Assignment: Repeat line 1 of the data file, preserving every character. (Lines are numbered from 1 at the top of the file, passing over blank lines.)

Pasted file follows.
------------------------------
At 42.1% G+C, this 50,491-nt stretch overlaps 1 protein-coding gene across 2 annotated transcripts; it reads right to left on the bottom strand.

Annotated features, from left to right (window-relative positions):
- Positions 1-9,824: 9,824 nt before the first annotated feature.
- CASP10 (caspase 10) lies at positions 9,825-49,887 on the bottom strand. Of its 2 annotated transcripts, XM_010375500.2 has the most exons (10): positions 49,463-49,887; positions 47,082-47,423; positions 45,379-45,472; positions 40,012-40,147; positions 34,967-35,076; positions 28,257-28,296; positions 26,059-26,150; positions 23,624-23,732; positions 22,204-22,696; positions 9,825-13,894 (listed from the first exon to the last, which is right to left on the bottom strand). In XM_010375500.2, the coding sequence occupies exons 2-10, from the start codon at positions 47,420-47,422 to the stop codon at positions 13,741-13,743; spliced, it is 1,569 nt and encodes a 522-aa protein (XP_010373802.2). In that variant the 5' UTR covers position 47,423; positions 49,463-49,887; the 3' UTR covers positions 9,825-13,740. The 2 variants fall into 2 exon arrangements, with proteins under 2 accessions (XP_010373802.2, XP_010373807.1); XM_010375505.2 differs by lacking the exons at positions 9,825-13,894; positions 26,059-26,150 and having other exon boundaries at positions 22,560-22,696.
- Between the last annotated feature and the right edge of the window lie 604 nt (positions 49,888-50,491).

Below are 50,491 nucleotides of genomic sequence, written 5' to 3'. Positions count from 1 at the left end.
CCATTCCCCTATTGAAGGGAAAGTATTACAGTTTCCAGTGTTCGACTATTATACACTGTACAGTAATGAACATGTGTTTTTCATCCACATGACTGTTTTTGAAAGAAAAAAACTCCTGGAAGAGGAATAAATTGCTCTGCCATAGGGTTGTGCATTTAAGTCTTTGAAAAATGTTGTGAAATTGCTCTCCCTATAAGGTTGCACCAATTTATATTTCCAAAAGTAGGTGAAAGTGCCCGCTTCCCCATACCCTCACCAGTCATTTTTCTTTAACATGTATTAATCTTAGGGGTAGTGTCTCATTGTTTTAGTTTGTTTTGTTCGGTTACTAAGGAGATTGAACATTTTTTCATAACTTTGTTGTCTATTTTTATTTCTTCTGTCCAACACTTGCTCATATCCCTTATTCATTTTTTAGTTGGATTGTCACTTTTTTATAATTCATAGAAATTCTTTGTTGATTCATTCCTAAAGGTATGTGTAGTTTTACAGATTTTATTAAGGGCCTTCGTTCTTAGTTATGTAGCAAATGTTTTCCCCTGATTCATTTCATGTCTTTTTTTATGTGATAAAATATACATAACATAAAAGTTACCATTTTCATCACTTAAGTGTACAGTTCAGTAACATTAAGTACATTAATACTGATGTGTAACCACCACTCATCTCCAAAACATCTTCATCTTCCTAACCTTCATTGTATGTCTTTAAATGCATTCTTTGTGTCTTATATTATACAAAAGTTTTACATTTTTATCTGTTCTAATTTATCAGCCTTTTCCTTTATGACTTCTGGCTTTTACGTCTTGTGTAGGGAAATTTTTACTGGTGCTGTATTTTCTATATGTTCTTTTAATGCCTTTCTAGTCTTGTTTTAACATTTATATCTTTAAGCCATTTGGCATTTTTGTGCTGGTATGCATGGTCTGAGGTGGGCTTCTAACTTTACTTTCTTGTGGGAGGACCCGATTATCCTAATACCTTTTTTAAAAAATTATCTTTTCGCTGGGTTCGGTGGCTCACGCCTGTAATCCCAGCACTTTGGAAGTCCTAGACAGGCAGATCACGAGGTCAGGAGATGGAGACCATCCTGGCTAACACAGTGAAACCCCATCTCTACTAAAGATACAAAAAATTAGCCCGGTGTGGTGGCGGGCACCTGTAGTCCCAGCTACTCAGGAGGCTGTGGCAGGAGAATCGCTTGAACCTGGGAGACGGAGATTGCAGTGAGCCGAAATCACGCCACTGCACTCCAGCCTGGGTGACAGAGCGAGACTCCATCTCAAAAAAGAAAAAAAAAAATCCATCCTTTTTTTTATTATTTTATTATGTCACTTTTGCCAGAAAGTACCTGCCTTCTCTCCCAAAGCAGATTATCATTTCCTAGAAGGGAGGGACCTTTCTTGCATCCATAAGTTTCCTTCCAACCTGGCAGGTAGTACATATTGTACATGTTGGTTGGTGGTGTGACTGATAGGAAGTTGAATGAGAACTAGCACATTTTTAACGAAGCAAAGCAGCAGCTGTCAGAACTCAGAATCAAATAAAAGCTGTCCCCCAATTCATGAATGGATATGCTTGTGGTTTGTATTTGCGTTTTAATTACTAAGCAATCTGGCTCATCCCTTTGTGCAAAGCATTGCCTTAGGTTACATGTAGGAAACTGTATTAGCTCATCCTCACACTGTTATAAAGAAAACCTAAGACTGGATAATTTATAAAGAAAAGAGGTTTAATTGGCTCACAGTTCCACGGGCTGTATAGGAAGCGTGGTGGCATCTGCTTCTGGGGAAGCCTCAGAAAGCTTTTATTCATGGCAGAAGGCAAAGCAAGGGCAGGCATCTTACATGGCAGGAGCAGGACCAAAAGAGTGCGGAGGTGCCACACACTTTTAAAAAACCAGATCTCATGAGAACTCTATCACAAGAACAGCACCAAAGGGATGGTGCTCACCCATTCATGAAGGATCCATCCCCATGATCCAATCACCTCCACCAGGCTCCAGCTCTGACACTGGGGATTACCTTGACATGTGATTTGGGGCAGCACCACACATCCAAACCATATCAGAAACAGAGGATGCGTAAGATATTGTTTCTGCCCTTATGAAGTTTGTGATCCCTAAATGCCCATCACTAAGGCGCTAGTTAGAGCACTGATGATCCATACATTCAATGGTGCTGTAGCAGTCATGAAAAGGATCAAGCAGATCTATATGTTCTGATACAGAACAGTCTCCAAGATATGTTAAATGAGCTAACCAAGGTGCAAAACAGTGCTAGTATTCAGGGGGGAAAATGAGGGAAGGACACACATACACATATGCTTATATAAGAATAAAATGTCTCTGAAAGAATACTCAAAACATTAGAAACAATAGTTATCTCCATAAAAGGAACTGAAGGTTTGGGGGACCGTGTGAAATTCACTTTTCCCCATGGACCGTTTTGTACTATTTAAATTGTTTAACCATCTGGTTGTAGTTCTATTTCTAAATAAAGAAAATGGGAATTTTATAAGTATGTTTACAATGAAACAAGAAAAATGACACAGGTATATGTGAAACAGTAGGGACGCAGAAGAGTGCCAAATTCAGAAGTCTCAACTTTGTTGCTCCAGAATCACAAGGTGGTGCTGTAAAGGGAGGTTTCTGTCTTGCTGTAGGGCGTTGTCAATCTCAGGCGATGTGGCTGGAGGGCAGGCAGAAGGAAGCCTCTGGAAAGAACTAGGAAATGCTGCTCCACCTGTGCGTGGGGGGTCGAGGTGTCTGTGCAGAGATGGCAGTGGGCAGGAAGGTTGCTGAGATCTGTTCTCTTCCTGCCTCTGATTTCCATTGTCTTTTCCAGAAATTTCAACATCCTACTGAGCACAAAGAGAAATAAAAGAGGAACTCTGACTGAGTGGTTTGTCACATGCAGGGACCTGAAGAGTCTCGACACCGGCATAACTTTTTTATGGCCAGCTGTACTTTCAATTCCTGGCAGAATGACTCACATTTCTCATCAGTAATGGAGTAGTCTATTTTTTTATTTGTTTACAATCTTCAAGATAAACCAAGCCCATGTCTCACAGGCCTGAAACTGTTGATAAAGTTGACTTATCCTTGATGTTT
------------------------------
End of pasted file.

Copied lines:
At 42.1% G+C, this 50,491-nt stretch overlaps 1 protein-coding gene across 2 annotated transcripts; it reads right to left on the bottom strand.